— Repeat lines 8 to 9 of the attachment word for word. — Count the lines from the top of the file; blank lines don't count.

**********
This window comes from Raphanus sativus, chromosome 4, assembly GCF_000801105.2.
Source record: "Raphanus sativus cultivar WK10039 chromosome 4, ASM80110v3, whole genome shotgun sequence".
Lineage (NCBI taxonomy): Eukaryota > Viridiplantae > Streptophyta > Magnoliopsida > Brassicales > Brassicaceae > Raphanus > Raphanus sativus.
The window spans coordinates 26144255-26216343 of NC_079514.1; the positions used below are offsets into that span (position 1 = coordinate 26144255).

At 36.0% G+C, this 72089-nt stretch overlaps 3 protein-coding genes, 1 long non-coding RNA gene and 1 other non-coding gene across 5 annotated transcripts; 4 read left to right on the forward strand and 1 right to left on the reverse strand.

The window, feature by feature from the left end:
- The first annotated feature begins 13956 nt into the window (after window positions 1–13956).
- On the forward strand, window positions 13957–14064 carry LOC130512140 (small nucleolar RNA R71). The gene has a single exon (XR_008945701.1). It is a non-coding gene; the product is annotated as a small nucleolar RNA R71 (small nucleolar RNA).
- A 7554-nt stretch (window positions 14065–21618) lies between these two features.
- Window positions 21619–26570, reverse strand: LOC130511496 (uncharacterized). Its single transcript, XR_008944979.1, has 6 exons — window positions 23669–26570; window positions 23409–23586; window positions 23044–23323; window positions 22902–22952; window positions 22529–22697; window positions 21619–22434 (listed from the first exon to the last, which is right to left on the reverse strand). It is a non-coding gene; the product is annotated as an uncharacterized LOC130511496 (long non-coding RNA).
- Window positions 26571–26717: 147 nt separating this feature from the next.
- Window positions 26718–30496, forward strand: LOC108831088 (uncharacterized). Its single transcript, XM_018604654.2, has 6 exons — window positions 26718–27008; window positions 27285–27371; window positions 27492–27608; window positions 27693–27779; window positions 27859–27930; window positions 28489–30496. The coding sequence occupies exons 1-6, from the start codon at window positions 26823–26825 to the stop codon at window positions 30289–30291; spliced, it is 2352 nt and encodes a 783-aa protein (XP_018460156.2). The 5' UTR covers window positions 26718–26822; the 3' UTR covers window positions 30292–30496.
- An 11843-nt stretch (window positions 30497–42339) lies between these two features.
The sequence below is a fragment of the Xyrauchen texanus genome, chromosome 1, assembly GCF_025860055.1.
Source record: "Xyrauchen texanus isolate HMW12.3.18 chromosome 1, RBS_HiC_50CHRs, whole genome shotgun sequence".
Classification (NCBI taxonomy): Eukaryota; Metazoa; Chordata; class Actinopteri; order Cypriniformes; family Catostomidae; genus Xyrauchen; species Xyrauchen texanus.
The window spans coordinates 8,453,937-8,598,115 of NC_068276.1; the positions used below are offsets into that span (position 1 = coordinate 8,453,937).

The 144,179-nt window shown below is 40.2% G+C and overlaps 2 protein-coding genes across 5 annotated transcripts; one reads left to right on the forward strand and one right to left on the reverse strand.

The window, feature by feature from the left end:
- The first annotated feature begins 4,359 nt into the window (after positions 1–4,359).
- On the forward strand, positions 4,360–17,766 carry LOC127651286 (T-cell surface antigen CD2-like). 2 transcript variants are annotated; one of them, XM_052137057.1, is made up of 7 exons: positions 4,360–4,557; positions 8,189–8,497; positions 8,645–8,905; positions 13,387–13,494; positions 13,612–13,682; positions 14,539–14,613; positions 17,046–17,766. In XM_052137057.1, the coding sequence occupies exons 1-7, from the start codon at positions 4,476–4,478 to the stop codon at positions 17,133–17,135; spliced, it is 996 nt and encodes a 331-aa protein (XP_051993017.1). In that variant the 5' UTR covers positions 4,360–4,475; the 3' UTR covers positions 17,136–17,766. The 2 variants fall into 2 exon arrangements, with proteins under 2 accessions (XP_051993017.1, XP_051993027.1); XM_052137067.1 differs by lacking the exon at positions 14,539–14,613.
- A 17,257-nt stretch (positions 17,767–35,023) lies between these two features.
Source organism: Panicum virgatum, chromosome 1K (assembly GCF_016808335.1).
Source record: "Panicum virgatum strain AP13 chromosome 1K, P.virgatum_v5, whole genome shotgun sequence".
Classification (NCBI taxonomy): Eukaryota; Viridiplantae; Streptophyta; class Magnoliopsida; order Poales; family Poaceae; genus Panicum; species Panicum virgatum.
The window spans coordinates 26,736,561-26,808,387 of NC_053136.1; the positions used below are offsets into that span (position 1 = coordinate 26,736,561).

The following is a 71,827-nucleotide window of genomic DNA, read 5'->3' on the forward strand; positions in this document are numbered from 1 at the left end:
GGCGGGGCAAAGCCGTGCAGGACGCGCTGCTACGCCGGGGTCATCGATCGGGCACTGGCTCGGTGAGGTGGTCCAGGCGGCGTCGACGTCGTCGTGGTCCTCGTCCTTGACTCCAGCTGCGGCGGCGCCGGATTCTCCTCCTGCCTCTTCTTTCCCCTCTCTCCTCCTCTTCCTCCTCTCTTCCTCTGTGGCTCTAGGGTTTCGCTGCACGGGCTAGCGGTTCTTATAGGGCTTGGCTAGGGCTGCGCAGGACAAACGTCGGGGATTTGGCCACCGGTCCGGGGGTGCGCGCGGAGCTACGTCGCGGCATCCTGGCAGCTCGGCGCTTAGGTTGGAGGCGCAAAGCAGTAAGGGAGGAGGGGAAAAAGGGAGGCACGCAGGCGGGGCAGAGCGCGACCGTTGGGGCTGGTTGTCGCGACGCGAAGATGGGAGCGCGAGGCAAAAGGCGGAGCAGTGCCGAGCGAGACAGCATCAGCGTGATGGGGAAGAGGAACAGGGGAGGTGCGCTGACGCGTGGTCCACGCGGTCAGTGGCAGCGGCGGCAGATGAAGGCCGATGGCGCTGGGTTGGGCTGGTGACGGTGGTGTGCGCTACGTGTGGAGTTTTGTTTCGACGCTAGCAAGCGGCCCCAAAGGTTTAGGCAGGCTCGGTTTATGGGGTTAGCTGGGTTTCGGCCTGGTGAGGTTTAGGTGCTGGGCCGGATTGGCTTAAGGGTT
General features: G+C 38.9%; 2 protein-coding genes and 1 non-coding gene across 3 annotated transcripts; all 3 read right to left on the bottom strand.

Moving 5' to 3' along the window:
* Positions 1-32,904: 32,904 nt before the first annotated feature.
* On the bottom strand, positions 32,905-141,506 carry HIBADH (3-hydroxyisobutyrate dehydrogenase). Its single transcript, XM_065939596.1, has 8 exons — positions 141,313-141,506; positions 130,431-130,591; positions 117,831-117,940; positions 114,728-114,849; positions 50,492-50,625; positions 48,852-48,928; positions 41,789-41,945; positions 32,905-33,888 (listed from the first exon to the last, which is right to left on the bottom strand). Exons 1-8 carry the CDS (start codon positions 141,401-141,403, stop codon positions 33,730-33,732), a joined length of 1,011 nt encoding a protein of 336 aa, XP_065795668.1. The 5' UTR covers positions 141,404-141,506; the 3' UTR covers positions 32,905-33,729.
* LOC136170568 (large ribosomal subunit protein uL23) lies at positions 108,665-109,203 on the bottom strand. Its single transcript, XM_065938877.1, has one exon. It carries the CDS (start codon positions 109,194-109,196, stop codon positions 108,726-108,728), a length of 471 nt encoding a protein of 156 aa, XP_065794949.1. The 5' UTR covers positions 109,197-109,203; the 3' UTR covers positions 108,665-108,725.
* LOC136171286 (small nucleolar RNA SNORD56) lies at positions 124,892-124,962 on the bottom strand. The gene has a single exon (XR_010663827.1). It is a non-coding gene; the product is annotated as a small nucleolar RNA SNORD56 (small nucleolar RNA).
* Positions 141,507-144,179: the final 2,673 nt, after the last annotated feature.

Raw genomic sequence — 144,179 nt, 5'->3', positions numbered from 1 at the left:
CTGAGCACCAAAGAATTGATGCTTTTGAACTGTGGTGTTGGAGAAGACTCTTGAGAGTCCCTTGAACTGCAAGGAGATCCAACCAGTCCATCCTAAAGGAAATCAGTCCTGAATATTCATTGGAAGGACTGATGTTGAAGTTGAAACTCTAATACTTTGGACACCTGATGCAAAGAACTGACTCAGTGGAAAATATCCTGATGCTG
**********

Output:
- On the forward strand, window positions 13957–14064 carry LOC130512140 (small nucleolar RNA R71). The gene has a single exon (XR_008945701.1). It is a non-coding gene; the product is annotated as a small nucleolar RNA R71 (small nucleolar RNA).
- A 7554-nt stretch (window positions 14065–21618) lies between these two features.